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Exploitation of FTA Cartridges for the Sampling, Long-Term Storage, and DNA-Based Analyses of Plant-Parasitic Nematodes

March 2014 , Volume 104 , Number  3
Pages  306 - 312

Martin Marek, Miloslav Zouhar, Ondřej Douda, Marie Maňasová, and Pavel Ryšánek

First, second, fourth, and fifth authors: Czech University of Life Sciences (CULS) Prague, Faculty of Agrobiology, Food and Natural Resources, Department of Plant Protection, Kamycká 129, 165 21 Prague 6–Suchdol, The Czech Republic; and third author: Crop Research Institute, Division of Plant Health, Department of Entomology, Drnovská 507, 161 06 Prague 6–Ruzyňe, The Czech Republic.

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Accepted for publication 19 September 2013.

The use of DNA-based analyses in molecular plant nematology research has dramatically increased over recent decades. Therefore, the development and adaptation of simple, robust, and cost-effective DNA purification procedures are required to address these contemporary challenges. The solid-phase-based approach developed by Flinders Technology Associates (FTA) has been shown to be a powerful technology for the preparation of DNA from different biological materials, including blood, saliva, plant tissues, and various human and plant microbial pathogens. In this work, we demonstrate, for the first time, that this FTA-based technology is a valuable, low-cost, and time-saving approach for the sampling, long-term archiving, and molecular analysis of plant-parasitic nematodes. Despite the complex structure and anatomical organization of the multicellular bodies of nematodes, we report the successful and reliable DNA-based analysis of nematode high-copy and low-copy genes using the FTA technology. This was achieved by applying nematodes to the FTA cards either in the form of a suspension of individuals, as intact or pestle-crushed nematodes, or by the direct mechanical printing of nematode-infested plant tissues. We further demonstrate that the FTA method is also suitable for the so-called “one-nematode-assay”, in which the target DNA is typically analyzed from a single individual nematode. More surprisingly, a time-course experiment showed that nematode DNA can be detected specifically in the FTA-captured samples many years after initial sampling occurs. Collectively, our data clearly demonstrate the applicability and the robustness of this FTA-based approach for molecular research and diagnostics concerning phytonematodes; this research includes economically important species such as the stem nematode (Ditylenchus dipsaci), the sugar beet nematode (Heterodera schachtii), and the Northern root-knot nematode (Meloidogyne hapla).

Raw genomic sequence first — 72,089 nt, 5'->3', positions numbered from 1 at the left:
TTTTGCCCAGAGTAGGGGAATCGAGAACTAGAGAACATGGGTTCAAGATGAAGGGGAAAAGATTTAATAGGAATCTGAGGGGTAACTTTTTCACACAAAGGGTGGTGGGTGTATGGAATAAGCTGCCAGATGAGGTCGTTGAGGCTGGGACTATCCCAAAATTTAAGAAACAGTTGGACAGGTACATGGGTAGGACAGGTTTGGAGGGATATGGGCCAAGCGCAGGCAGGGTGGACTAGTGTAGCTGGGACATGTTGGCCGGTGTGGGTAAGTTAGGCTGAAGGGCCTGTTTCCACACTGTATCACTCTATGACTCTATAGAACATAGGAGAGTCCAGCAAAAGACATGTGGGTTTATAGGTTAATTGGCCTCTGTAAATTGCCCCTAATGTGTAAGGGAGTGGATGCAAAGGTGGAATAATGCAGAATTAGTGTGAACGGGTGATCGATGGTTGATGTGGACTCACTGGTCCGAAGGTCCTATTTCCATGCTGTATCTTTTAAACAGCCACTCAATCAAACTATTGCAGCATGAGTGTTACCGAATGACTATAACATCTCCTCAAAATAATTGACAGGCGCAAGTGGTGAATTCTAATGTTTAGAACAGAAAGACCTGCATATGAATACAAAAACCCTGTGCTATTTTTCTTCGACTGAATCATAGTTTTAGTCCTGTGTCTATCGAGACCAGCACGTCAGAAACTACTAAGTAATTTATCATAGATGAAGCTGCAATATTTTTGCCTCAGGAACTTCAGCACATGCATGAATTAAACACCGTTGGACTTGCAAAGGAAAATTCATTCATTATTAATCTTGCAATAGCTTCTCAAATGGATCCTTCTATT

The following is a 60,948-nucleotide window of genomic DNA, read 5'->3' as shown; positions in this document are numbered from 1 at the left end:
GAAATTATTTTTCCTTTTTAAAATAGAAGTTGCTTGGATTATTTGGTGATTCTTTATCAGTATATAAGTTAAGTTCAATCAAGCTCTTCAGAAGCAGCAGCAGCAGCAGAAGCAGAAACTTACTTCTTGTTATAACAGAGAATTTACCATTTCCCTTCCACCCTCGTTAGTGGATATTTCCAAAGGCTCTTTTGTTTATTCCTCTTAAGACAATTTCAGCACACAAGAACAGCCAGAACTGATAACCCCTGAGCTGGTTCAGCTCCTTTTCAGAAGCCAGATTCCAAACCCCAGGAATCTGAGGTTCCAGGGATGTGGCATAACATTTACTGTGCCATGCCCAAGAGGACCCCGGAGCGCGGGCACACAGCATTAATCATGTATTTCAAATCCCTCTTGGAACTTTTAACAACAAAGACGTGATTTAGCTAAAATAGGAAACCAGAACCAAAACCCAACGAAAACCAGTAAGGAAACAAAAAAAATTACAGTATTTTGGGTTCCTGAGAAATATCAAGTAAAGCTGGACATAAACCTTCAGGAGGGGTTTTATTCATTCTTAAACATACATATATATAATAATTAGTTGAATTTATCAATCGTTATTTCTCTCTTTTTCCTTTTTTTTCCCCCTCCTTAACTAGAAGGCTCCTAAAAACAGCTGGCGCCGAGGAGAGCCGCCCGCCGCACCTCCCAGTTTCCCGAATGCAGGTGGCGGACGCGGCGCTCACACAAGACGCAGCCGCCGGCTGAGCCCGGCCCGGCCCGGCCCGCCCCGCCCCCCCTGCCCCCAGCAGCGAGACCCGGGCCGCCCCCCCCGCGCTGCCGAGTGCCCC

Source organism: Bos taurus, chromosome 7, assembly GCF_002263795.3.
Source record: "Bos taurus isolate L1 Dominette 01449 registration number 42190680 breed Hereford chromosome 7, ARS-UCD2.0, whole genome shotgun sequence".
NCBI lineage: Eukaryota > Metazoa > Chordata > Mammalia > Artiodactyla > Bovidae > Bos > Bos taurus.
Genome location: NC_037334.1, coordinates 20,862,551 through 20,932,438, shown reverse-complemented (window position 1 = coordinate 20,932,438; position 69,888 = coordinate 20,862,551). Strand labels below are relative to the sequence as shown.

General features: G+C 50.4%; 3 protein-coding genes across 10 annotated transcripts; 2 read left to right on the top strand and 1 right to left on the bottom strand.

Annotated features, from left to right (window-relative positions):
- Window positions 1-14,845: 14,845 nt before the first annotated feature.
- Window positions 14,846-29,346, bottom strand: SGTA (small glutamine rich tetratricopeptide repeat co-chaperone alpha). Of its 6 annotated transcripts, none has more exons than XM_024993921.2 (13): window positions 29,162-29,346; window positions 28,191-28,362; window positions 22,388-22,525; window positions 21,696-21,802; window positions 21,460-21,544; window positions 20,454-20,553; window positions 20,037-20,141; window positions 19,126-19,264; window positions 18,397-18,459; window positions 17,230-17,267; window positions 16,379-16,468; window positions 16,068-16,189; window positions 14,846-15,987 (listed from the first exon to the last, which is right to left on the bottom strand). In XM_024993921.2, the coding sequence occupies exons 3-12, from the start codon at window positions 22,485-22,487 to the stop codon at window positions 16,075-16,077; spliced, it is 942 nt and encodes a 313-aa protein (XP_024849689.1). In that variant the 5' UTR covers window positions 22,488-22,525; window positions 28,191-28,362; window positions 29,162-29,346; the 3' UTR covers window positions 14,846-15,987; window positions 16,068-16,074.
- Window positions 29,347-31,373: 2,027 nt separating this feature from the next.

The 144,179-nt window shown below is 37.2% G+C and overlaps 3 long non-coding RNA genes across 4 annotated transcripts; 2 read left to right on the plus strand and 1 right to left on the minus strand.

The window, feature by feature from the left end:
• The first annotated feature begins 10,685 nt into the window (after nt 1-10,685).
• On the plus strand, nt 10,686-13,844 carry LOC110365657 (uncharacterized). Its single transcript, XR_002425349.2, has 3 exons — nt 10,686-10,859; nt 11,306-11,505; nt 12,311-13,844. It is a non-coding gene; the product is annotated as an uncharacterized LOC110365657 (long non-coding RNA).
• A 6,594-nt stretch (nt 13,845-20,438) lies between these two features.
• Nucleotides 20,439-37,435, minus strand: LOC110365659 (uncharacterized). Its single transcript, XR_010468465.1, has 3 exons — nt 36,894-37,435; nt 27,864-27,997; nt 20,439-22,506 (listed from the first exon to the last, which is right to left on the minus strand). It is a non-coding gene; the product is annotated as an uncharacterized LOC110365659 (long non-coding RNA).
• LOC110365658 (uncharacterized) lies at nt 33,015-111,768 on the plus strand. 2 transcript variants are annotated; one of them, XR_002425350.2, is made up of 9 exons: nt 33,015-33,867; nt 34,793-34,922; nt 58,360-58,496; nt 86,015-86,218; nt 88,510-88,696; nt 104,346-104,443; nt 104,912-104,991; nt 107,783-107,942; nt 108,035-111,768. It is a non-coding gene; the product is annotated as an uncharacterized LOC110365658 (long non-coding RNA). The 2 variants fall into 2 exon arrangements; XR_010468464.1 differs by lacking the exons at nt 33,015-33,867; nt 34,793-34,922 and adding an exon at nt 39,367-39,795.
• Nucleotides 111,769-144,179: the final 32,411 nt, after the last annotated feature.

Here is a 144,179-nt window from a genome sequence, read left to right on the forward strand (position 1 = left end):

© 2014 The American Phytopathological Society